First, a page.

Friday, December 2, 2011

Kelly, W Chicago Ave & N Wells St, Chicago, IL

Kelly rides a vintage Motobécane Mirage single speed road bike named Bucky

What are you wearing? Boots are from a thrift store in Chapel Hill, North Carolina. Dickies Girl Jeans are band swag passed on by my musician coworker (thanks Alison!) My helmet is from Working Bikes, glasses from D/Vision. The bag is from LL Bean, a gift from my dad given with bike use in mind.
Tell me more about your bike and where you got it? 
My bike's name is Bucky, because when I got it I had previously owned a cruiser, and getting on a road bike felt a little like riding a spirited colt after a complacent trail horse. It's a silver single speed road bike I found on craigslist. The frame is vintage Motobécane Mirage, but the handlebars, wheels, and seat are's kind of a Frankenbike.
Where are you going? Home to Ukrainian Village. I just finished shopping and have a bagful of wine & groceries!
Why ride? It's often the best way to get anywhere in this city. Plus I really enjoy it, and love the perspective from a bike.
Favorite ride? Grand Avenue. It runs through some really diverse chunks of the city, and there are long, uninterrupted stretches the further west you go. It's also wider & less congested than some of the other main roads.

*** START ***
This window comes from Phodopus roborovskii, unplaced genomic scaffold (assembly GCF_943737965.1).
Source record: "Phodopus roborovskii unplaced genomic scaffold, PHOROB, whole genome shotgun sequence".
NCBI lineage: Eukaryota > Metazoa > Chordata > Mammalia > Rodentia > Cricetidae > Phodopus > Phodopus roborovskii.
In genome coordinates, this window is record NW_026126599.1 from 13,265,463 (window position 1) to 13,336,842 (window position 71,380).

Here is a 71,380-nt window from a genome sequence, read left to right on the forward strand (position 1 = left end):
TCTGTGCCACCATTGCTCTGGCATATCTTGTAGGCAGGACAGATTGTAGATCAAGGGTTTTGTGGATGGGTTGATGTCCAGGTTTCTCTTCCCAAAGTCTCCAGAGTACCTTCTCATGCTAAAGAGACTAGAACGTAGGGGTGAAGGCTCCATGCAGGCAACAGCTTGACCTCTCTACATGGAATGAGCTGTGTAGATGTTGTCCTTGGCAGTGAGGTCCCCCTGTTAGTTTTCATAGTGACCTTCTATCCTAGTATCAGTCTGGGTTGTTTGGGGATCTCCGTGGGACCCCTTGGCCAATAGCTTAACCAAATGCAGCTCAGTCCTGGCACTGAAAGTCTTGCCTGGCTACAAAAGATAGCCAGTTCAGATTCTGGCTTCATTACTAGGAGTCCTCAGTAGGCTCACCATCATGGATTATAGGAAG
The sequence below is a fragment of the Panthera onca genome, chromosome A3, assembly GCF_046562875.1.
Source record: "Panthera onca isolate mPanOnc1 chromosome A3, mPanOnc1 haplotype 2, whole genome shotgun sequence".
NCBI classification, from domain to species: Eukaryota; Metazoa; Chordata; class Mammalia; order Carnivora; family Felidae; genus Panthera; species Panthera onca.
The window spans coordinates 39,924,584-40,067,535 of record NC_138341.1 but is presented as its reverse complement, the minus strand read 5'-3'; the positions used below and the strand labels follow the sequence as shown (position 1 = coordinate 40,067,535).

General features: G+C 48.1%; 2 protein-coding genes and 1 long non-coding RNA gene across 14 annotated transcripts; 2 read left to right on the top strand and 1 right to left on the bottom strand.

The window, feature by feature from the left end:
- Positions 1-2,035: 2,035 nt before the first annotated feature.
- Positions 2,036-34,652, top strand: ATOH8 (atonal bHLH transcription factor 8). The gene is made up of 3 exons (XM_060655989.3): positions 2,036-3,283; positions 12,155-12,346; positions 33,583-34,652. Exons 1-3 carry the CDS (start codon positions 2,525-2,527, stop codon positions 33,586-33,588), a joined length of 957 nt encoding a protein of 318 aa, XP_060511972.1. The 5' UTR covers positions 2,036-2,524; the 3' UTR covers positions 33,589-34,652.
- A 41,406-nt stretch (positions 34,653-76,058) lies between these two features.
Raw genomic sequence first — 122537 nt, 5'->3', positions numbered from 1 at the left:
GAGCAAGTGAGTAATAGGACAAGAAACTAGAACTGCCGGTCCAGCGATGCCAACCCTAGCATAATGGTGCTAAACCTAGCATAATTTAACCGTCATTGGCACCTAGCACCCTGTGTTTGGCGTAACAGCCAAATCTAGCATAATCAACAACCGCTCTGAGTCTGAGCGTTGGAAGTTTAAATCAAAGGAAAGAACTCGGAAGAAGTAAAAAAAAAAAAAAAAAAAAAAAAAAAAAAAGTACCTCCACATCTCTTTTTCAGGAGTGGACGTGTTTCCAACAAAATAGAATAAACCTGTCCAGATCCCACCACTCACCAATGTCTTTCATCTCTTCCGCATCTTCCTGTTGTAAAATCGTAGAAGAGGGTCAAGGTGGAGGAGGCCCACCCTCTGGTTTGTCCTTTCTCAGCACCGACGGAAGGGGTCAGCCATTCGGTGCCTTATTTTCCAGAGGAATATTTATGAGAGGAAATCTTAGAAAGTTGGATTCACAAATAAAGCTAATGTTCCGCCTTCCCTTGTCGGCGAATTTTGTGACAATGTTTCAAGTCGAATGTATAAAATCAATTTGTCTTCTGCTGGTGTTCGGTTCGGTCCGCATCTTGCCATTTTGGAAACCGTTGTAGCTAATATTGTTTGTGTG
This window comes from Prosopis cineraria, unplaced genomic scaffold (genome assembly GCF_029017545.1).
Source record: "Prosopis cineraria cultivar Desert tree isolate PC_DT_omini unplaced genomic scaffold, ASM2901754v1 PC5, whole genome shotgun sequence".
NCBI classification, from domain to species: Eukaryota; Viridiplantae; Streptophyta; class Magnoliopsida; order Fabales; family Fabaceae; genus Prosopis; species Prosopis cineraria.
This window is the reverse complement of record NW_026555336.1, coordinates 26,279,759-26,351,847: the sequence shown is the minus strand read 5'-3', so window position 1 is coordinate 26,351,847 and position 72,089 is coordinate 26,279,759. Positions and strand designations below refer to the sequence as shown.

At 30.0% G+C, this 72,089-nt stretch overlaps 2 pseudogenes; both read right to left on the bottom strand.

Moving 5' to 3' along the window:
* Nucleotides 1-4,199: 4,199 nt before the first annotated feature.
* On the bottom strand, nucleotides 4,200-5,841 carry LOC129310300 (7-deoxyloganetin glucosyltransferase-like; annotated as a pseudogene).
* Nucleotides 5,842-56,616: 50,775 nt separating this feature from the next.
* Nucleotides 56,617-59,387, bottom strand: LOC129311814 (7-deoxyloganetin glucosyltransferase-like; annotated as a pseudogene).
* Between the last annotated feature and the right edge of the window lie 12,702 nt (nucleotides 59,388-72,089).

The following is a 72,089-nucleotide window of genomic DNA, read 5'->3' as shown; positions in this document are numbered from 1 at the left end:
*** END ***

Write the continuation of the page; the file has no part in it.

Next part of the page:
While riding you …? Alternate between daydreaming and paying serious attention.
How can Chicago improve bike infrastructure or make Chicago more bike friendly? More protected bike lanes like the new one on Kinzie would be nice. That demonstrates a real dedication to safer conditions for cyclists, and a validation of our presence on the roads. I think Chicago is generally a comfortable place to ride, though.

*** Look who else rides a vintage Motobécane Mirage!


  1. With some notable exceptions (like certain Chicago made Schwinns) most bikes are "Frankenbikes" brand new in the box.

    Many bikes even come with what are called "demo" parts. Parts of the lowest possible quality to take a "demo ride" on, intended to be disposed of by the owner in favor of their choice of higher quality stuff (particularly saddles and pedals).

    Motobecane only made the frames, then assembled purchased parts onto them, just like anyone else can. Except to a collector any part that fits is just as "proper" as any other and the original parts were selected purely on economic and marketing grounds.

    Nowadays most bike "makers" don't even make the frames, or even the logos (there are specialist firms just for that now)

    Think of your bike as "customized," it's not only more accurate, but pseudo-classier.